Ilham Ehmed, a senior member of the Democratic Union Party (PYD).  (photo by YOUTUBE/Orient News)

Syrian Kurdish leader: Moscow wants to work with us

Author: Barbara Slavin

A Syrian Kurdish leader in Washington this week seeking greater US military support says that Russia has also offered to collaborate with Syrian Kurds in its current offensive against Muslim terrorist groups.

SummaryPrint A senior leader in the PYD is in Washington seeking more military support and expressing ambivalence about Russia’s latest intervention.
Author

Ilham Ehmed, a senior member of the Democratic Union Party (PYD), told Al-Monitor in a brief interview Oct. 8 that “Russia says it wants to work with us” to combat the group that calls itself the Islamic State (IS) and other extremist organizations.

The Barack Obama administration has accused Russia of focusing on more moderate Sunni Arab opponents of the regime of Syrian President Bashar al-Assad, rather than IS. According to the Kurds, the United States has also frustrated their desire to expand their area of control in Syria, known as Rojava.

Russia’s stunning intervention in Syria appears to have given the PYD a new card to play with the Obama administration.

Asked for the Kurds’ view of Russia’s bombing campaign, Ehmed said it was “a good step for the fight against terrorism but on the other hand, it is empowering the Assad regime, which is a bad point."

Ehmed also asserted, however, that there are no members of the US-backed Free Syria Army (FSA) in the area around Aleppo and Idlib that is being pummeled in the current Russian offensive.

The Pentagon and White House have a different view and say that Russia is hitting fighters there who have received US funding and training.

Fabrice Balanche, a French expert on Syria and visiting fellow at the Washington Institute for Near East Policy, told Al-Monitor that the PYD, which has expanded its territory in northern Syria on the border with Turkey since a battle for Kobani earlier this year, wants to unify two pockets of Kurdish control. He said the Kurds want to take Azaz, al-Bab, Manbaj and Jarabulus, which are all west of the Euphrates River. Balanche said Azaz is now occupied by Jabhat al-Nusra and a brigade of the FSA.

While the United States supported the PYD in expelling IS from Kobani and in capturing Tell Abyad east of Kobani, Washington has promised Turkey not to allow the Kurds to move west toward Afrin in return for allowing the United States to fly bombing runs from Incirlik Air Base, Balanche said. He added that the PYD would face other obstacles in such an operation. “There are 500,000 people between Azaz, al-Bab, Manbaj and Jarabulus, including a Turkmen minority,” he said. “It would be very difficult for the Kurds to capture this area without heavy US support.”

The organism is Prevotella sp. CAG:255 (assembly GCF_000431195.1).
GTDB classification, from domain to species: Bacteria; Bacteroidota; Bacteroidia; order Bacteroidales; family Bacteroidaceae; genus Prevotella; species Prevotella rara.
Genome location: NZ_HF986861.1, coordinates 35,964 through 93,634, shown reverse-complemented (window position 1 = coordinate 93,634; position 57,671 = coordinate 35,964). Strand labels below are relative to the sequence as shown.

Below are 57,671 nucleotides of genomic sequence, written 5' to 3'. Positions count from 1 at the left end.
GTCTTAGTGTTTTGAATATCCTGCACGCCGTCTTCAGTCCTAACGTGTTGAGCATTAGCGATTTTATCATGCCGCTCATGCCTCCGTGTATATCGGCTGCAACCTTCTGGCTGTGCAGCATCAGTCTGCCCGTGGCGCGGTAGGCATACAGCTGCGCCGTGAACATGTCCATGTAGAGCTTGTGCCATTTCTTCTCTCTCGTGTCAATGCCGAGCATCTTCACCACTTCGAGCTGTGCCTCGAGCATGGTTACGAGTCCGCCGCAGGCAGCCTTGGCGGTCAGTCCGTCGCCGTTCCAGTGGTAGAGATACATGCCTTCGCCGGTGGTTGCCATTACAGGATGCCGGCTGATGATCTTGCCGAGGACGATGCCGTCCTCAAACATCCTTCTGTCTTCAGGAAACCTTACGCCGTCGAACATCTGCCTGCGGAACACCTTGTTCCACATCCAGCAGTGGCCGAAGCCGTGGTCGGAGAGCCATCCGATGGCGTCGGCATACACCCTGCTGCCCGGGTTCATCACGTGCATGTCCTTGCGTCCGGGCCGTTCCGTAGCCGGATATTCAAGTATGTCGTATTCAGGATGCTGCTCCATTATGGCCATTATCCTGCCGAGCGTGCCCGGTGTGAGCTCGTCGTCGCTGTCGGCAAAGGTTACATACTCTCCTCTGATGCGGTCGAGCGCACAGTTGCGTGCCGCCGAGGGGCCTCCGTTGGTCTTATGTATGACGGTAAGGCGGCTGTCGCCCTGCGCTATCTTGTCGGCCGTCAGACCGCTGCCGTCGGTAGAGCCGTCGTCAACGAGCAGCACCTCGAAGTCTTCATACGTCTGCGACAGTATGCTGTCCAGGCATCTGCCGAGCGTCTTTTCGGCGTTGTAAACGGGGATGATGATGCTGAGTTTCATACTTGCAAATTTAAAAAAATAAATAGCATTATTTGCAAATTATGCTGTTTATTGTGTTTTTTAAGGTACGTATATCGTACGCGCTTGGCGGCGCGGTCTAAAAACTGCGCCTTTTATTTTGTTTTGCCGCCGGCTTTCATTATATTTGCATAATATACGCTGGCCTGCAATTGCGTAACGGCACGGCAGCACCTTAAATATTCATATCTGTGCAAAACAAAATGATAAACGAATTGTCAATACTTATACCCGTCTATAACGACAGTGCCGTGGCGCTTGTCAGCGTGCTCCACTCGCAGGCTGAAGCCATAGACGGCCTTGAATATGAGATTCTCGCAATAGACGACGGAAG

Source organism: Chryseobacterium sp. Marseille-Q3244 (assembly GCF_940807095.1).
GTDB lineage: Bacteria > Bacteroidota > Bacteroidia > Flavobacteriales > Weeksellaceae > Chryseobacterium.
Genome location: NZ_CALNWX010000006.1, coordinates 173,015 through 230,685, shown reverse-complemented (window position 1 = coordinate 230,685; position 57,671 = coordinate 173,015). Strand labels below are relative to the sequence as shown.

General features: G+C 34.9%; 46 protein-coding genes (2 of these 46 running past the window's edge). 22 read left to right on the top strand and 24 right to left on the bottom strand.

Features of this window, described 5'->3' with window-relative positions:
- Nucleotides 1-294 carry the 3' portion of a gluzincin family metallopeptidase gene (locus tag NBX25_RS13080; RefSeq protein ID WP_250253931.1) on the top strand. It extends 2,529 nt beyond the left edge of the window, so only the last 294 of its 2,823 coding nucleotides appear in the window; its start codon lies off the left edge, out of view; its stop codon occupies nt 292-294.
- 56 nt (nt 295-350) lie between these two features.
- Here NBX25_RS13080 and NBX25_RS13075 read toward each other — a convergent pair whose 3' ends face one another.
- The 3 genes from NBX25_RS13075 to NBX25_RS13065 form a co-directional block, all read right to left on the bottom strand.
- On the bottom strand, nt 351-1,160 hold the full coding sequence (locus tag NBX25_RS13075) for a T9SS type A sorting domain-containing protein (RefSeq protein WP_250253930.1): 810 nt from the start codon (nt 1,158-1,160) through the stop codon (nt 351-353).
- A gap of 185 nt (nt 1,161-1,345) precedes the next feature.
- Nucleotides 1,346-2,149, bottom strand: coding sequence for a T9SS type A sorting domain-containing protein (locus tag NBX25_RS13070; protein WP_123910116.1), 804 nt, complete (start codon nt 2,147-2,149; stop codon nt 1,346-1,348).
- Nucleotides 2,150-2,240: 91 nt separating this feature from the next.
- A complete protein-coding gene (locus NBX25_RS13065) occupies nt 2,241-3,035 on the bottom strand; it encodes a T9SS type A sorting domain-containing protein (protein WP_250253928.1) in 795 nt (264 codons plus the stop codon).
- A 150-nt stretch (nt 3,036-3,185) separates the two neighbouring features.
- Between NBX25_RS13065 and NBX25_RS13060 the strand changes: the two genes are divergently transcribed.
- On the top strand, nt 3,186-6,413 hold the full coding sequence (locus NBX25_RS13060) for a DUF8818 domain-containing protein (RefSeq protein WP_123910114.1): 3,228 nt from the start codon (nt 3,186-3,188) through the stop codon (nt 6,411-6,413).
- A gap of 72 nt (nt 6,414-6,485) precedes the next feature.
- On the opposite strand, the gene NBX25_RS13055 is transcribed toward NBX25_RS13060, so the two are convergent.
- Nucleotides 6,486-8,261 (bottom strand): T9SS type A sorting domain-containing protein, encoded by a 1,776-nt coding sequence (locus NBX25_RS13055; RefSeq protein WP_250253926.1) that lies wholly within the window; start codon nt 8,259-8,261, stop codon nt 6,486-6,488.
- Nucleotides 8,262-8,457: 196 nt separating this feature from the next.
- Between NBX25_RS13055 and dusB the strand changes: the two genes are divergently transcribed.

Balanche wrote recently that if the United States does not back the Kurdish advance, the PYD will look to Russia and Assad “if that is its only path to a continuous territory in the north.”

Balanche cited a recent interview by Al-Monitor’s Amberin Zaman with PYD leader Salih Muslim and suggested “that the group may be seeking a strategic alliance with Assad and Russia in order to achieve that goal.”

The PYD does not want to lose US support, however, and the Obama administration needs the Kurds for a planned major offensive against the IS stronghold of Raqqa. 

“There are two different games here,” Henri Barkey, director of the Middle East program at the Woodrow Wilson International Center for Scholars, told Al-Monitor. “We won’t let the Kurds cross the Euphrates because that would create major problems with Turkey, but I think we are getting together on a major operation against Raqqa.”

Asked about PYD goals for the Kurdish areas in Syria, Ehmed said that the Kurds are seeking “self-administration, not autonomy,” along the lines of the Kurdistan Regional Government in Iraq. “We want to stay in Syria with our culture and our language,” she said. She compared the system desired by Syrian Kurds to cantons in Switzerland.

Ehmed also complained about the role being played in Syria by Turkey, calling it “very bad.” Turkey “opened the border for terrorism,” she said. “Terrorism didn’t come from the sky.”

For its part, Turkey alleges that the PYD is an offshoot of the PKK, a Turkish Kurdish group that Turkey has negotiated with in the past but resumed conflict with in recent months.

The dispute between Turkey and the Kurds has undermined the US goal of closing a 68-mile section of the Turkey-Syria border that has been controlled by IS and used for the transit of foreign fighters into Syria.

Barkey told Al-Monitor that “the Turks should be able to close that border.” He added that that the PYD would have to be part of a “larger group” to have a chance of expelling IS from Raqqa.

Read More: http://www.al-monitor.com/pulse/originals/2015/10/kurdish-leader-pyd-russia-support-syria.html

Barbara Slavin
Columnist 

Barbara Slavin is a columnist for Al-Monitor and acting director of the Future of Iran Initiative at the Atlantic Council. On Twitter: @BarbaraSlavin1

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